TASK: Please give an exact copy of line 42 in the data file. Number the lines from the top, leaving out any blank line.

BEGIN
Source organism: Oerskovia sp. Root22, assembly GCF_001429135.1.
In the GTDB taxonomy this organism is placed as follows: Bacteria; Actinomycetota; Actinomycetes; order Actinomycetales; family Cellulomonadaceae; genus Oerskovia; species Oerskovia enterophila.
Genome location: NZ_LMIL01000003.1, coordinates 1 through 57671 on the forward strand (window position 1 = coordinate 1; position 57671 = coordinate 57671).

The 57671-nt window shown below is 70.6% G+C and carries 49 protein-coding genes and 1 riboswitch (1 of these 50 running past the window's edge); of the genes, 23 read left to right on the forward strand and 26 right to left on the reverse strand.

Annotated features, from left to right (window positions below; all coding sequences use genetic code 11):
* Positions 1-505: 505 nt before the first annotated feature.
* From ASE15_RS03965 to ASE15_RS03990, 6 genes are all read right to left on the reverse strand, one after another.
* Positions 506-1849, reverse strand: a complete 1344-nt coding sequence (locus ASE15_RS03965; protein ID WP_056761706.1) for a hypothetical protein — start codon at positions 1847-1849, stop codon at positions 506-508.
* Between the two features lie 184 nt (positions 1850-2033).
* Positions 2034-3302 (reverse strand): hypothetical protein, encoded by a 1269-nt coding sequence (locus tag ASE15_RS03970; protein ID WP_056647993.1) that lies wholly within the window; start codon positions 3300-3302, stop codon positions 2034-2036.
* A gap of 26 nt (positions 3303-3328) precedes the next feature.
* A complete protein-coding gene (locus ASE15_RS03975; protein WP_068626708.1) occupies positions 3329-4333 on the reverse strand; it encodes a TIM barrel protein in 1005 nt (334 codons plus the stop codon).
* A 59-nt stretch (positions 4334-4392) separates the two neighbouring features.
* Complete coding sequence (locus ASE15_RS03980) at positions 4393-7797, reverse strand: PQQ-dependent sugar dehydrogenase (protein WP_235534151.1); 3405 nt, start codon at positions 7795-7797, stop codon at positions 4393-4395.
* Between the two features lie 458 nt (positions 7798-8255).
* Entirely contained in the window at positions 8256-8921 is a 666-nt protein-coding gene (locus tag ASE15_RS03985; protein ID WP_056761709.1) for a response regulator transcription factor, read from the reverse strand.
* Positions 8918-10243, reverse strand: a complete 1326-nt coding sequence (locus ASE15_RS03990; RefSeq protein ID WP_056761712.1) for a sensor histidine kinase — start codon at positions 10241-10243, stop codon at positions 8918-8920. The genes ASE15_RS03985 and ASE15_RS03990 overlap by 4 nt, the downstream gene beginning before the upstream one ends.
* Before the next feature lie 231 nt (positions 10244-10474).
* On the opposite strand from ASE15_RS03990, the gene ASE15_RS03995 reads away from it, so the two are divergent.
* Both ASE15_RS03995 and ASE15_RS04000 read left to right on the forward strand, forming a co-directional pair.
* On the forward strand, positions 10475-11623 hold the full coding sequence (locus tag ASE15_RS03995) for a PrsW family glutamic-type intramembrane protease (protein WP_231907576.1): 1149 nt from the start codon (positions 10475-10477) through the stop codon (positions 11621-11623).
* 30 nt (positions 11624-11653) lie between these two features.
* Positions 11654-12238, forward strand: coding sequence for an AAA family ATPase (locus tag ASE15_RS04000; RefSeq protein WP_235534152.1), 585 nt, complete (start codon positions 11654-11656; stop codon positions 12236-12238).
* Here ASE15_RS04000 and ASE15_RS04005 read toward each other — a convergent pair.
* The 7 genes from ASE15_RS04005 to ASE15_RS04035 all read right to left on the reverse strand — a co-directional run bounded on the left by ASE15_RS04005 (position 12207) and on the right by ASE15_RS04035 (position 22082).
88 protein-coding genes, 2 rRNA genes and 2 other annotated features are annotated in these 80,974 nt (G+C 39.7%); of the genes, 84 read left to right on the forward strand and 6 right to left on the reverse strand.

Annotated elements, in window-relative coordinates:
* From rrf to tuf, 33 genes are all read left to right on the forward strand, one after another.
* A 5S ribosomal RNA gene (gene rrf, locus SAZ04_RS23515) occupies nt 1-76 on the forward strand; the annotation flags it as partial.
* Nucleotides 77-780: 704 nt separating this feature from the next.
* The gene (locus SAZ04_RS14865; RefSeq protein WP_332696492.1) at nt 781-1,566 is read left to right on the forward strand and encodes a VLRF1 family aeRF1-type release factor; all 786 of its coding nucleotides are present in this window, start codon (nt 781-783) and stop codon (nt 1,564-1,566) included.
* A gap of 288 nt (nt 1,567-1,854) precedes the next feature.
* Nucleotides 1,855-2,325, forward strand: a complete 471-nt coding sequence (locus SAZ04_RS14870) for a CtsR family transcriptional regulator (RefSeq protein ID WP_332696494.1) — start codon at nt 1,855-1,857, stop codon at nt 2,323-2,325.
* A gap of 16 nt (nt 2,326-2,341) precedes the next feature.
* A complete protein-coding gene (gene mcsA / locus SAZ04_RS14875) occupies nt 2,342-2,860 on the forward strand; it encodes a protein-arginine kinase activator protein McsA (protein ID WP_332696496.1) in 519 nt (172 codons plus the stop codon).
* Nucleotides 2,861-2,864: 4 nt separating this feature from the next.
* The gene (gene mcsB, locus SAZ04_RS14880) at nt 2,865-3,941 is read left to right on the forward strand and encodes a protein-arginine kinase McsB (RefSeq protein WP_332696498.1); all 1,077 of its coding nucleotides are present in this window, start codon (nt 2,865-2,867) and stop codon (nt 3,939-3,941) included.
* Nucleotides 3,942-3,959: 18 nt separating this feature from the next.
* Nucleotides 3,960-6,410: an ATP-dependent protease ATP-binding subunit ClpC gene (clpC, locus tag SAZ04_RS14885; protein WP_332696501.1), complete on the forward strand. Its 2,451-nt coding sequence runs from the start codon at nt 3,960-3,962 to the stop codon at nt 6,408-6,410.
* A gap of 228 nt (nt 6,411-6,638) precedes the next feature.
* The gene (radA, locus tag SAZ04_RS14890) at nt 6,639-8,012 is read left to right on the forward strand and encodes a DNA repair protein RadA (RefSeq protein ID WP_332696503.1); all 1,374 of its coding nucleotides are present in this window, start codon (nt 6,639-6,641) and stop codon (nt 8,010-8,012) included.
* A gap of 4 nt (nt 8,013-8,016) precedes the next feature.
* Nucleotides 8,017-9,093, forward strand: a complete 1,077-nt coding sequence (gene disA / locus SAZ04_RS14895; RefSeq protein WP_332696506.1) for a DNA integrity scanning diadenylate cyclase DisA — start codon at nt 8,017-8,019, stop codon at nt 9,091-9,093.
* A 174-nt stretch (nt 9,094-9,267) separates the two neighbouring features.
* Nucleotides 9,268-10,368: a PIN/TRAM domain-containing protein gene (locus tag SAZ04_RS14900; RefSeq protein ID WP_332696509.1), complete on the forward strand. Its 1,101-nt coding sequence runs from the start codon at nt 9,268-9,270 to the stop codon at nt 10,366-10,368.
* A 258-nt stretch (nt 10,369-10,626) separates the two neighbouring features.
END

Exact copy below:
* A gap of 4 nt (nt 8,013-8,016) precedes the next feature.